Decoupling the Data Pipeline with Kafka - A (Very) Simple Real Life Example

I've recently been playing around with the ELK stack (now officially known as the Elastic stack) collecting data from an IRC channel with Elastic's Logstash, storing it in Elasticsearch and analysing it with Kibana. But, this isn't an "ELK" post - this is a Kafka post! ELK is just some example data manipulation tooling that helps demonstrate the principles.

As I wrote about last year, Apache Kafka provides a handy way to build flexible "pipelines". Today I'm writing up a short real-world example of this in practice. There are three elements to the flexibility that I really want to highlight:

  1. Decoupling the consumption of data from its production at the previous stage
  2. Because the consumer is decoupled, being able to stop and start it and have it continue ingesting data from the point at which it previously stopped
  3. The ability to replay the ingest phase of a pipeline repeatedly into multiple consumers, with no change required to the configuration from source

The simplest form of the pipeline I was using looks like this:

A logstash configuration (logstash-irc.conf) gets Logstash to connect to the IRC server and send messages received to Elasticsearch. From here they can be displayed and analysed within Kibana. Read more about the details here if you're interested.

From a "pipeline" point of view this is a pretty typical pattern. A tool (Logstash here, but could be ODI, Informatica, etc) runs with a set of "code" (a very simple .conf here, elsewhere it could be mappings and load plans), reading data from a source. Obviously in full-blown system there's a dozen more moving parts than this simple example, but the point stands.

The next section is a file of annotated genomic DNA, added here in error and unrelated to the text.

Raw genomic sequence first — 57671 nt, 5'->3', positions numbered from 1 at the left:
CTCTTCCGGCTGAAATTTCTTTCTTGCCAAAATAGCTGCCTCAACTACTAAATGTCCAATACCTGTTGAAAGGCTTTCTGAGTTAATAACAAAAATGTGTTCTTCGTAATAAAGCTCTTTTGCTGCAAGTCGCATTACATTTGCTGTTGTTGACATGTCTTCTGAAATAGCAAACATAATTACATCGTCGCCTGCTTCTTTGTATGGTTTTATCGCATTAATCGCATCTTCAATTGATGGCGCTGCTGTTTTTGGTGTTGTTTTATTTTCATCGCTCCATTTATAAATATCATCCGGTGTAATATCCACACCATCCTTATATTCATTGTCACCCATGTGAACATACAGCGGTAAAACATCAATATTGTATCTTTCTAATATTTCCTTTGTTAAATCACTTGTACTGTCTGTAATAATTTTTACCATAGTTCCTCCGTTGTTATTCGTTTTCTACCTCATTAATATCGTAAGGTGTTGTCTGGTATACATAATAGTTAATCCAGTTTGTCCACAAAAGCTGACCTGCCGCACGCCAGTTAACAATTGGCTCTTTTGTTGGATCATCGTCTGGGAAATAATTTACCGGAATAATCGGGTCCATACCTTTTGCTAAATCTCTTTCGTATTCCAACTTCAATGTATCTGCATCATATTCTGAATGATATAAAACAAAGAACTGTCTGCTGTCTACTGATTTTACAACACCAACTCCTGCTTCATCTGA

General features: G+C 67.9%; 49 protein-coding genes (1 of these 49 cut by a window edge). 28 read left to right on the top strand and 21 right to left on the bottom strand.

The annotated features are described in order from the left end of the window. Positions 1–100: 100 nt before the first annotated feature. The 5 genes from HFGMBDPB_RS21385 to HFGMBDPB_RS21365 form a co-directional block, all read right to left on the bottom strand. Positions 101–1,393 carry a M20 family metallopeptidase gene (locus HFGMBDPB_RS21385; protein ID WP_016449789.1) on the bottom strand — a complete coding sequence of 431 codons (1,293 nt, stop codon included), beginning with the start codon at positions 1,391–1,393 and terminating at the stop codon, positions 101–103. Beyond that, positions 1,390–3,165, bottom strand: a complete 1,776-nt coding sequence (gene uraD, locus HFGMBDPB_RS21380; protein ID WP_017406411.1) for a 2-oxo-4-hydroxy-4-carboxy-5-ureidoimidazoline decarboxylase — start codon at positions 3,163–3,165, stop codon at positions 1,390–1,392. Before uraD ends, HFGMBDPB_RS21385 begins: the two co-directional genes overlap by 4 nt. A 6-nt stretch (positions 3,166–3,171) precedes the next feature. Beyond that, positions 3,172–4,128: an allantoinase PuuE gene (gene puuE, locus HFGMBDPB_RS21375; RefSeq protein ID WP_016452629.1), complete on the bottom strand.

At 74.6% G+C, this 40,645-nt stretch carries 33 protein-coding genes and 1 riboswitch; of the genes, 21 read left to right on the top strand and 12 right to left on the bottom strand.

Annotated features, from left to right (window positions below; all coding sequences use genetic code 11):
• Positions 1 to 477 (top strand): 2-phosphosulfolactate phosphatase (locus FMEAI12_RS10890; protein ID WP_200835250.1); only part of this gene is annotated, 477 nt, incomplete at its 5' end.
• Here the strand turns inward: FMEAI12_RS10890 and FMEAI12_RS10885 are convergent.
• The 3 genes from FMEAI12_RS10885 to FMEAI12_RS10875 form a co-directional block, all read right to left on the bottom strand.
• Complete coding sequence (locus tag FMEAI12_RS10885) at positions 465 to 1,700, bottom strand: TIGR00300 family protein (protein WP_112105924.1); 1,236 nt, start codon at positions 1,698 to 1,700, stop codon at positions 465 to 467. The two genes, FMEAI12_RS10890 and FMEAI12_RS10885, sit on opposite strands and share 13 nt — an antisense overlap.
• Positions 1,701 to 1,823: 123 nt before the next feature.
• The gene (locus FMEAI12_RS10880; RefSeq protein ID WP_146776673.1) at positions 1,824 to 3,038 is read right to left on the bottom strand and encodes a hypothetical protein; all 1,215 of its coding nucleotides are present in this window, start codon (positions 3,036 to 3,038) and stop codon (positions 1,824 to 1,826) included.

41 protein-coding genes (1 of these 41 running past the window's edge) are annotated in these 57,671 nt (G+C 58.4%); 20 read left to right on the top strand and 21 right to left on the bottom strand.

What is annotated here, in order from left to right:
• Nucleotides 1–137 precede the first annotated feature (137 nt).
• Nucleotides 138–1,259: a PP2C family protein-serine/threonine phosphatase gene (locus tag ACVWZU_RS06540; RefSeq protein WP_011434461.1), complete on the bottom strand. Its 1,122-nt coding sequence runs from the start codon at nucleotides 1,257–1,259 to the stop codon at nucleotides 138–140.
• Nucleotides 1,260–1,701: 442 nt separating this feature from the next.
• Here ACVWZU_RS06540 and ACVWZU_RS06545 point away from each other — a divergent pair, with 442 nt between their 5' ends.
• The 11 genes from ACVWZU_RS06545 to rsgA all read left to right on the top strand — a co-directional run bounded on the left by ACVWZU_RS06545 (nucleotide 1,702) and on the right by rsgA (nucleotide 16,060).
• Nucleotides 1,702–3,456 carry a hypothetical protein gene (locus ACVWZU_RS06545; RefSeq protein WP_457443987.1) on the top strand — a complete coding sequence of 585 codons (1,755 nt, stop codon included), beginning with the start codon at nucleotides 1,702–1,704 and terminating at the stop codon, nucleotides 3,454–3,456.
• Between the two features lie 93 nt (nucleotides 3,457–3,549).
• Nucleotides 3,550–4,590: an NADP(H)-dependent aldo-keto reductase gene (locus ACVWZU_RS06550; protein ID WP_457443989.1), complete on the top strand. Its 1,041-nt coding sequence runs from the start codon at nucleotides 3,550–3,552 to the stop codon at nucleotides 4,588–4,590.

Let's think a bit more about what a pipeline does, as this will give us the basis for understanding why and how Kafka fits in so nicely. Overlaying some labels onto the above diagram shows all the processing that we're doing:

If any of this needs reconfiguring, restarting, or rerunning, it's an all-or-nothing job. Given that we're streaming data in near-real-time (or conceptually, designing something that could if needed with minimal-to-no rework), shutting down the pipeline just to change one of these bits is a problem because we'll lose the data that the source system is spitting out whether we're there to gather it or not.

Why would we need to change the pipeline configuration? Consider:

  • Reconfiguring - Adding in additional enrichment functionality (eg GeoIP lookup), or filtering out duff records, or fixing a bug in the logic, or a dozen other easy examples - in all these cases it's great if we can reprocess the existing backlog of processed data and then continue processing data as it's available from the source system.